Tucker’s clinic at St. Vincent tends to see children with developmental delays and structural birth defects, such as a heart defect or cleft lip or palate. Not long ago, her team had to make educated guesses about the causes to inform the family of possible underlying issues and interpret their child’s condition. These educated guesses were formed by looking at other children with the same symptoms and assuming shared symptoms meant a shared condition. Now, instead of examining these symptoms, researchers can run genetic tests to confirm diagnoses.

This ability to look into genes has led, among many things, to the ability to see the connections between different diseases. One of the most common syndromes Tucker has come across in children is DiGeorge Syndrome, or 22q11 Deletion Syndrome, where the child exhibits a heart condition and a palatal deficiency. It was once called Vilocardialfacial (VCF) Syndrome, and DiGeorge was a separate syndrome for similar children that also had problems with calcium levels and psychological problems. By finding that both these syndromes were caused by the deletion of the 22q1 chromosome, they discovered that these two “separate” issues were really on a spectrum with one another, so it was clear the children once diagnosed with VCF were also at risk of the low calcium levels and psychiatric problems of DiGeorge and could be treated for these symptoms earlier.

“There’s a little boy in Wisconsin, his name was Nick Volker,” Gonser said. “By the time he was 4, he had 150 different surgeries because they couldn’t figure out why he would eat and get sick. And what they did was they … figured out he was missing a gene. So instead of giving him surgeries, they were able to give him umbilical cord stem cells that corrected the problem, and now he could eat normally.”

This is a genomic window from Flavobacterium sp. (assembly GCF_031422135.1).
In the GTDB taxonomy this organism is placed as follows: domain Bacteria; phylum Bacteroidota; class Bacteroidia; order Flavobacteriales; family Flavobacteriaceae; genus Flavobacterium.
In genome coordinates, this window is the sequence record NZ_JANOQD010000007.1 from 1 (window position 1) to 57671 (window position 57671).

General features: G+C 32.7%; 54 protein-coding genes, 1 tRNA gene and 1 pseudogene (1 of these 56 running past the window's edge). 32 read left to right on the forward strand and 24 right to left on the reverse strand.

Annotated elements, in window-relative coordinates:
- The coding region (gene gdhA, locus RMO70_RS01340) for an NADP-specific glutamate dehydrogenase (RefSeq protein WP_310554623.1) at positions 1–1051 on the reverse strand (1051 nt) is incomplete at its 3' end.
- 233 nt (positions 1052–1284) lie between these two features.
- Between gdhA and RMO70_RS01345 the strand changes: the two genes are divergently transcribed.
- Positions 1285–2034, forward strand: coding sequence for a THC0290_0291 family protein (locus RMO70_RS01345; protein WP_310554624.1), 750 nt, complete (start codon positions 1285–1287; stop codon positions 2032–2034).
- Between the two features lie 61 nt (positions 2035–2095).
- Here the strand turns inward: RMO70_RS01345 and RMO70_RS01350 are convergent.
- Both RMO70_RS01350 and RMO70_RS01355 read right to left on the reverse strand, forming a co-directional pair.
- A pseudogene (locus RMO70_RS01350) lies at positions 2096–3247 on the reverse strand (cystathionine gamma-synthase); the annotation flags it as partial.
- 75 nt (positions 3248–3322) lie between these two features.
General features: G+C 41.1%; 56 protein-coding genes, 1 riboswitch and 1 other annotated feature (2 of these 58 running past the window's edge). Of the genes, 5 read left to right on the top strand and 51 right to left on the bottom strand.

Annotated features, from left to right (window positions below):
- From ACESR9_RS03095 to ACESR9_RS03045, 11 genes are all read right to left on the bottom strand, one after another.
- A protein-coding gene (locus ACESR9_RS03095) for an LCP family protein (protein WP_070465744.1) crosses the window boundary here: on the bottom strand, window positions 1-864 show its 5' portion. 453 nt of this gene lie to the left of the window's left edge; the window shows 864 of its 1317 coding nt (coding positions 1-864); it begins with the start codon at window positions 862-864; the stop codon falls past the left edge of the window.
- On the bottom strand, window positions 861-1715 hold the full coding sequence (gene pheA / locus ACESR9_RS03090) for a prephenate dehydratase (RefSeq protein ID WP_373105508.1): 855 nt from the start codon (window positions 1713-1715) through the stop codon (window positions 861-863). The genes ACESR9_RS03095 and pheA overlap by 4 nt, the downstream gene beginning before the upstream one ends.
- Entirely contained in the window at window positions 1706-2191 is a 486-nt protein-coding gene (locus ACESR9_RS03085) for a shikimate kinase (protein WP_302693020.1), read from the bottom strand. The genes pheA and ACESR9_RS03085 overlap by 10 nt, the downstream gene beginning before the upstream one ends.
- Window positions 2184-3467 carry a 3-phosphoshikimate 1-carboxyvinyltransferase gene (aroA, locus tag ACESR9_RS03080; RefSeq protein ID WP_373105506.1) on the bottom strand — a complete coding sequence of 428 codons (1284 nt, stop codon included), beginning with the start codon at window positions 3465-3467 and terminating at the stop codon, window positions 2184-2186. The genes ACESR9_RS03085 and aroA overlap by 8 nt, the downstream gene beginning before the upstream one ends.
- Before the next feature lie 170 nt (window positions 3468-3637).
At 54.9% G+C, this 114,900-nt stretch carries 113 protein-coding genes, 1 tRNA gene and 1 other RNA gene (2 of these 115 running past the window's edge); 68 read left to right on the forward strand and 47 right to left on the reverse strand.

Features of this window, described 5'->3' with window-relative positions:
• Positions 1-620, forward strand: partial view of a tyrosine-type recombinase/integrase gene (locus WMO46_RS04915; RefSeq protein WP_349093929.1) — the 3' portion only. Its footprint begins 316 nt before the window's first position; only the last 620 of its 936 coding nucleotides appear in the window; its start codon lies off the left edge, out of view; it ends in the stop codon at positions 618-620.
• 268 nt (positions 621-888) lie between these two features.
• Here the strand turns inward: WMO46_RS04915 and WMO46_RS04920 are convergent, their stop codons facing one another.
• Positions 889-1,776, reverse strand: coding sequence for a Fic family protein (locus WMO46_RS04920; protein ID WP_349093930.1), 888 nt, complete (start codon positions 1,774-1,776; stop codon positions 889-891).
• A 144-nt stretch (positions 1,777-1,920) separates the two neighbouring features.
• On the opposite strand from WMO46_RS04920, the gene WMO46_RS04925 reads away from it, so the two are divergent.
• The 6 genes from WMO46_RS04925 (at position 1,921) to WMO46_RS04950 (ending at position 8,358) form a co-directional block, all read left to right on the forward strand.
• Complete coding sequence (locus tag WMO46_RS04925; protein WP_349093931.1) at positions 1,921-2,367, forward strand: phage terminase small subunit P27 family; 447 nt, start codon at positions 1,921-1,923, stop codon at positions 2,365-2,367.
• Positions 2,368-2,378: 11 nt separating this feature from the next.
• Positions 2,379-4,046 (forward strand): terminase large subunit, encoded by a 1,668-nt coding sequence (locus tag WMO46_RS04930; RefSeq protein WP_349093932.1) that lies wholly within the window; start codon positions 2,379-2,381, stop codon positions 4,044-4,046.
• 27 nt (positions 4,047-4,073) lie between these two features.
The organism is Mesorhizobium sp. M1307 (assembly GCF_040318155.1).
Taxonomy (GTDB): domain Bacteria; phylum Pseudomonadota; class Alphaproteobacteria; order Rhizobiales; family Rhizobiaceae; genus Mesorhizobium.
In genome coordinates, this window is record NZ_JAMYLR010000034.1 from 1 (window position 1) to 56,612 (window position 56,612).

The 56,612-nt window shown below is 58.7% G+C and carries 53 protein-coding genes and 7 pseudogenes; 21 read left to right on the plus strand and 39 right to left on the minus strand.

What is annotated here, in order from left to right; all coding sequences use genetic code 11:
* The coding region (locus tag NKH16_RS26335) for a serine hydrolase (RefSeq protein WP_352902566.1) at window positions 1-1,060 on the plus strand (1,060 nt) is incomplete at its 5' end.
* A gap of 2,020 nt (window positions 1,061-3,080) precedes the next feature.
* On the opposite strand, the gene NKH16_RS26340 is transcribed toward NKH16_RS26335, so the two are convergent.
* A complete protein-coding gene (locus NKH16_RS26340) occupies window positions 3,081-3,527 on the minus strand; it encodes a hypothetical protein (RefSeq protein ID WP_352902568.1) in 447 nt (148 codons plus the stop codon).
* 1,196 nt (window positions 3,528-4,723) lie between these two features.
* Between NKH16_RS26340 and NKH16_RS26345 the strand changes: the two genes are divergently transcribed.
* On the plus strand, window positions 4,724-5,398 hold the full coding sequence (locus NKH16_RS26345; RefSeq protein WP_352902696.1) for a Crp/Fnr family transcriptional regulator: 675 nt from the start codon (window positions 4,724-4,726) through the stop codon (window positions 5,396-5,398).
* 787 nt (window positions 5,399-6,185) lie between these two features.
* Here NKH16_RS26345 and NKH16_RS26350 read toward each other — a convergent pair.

Gonser also described a similar case that consisted of a group of children who were thought to have Down syndrome, but upon sequencing their genomes, it was found that they were missing the genes that produced dopamine. They gave the children dopamine and found a few other genes that were missing, gave them the corresponding drugs, and according to Gonser, “they were functioning perfectly normal, you wouldn’t even know they had anything wrong with them.”

Gene sequencing also enabled us to discover, among many other things, that colon cancer is hereditary and that mothers with BrCa1 and BrCa2 (breast cancer genes) can increase their son’s risk for prostate cancer by passing on those genes. Individuals who are predisposed to certain conditions are then tested earlier for the best possible chance of prevention.

“So now, with genomics, we’re starting to see the relationships between these different genes with other cancers and diseases,” Gonser said.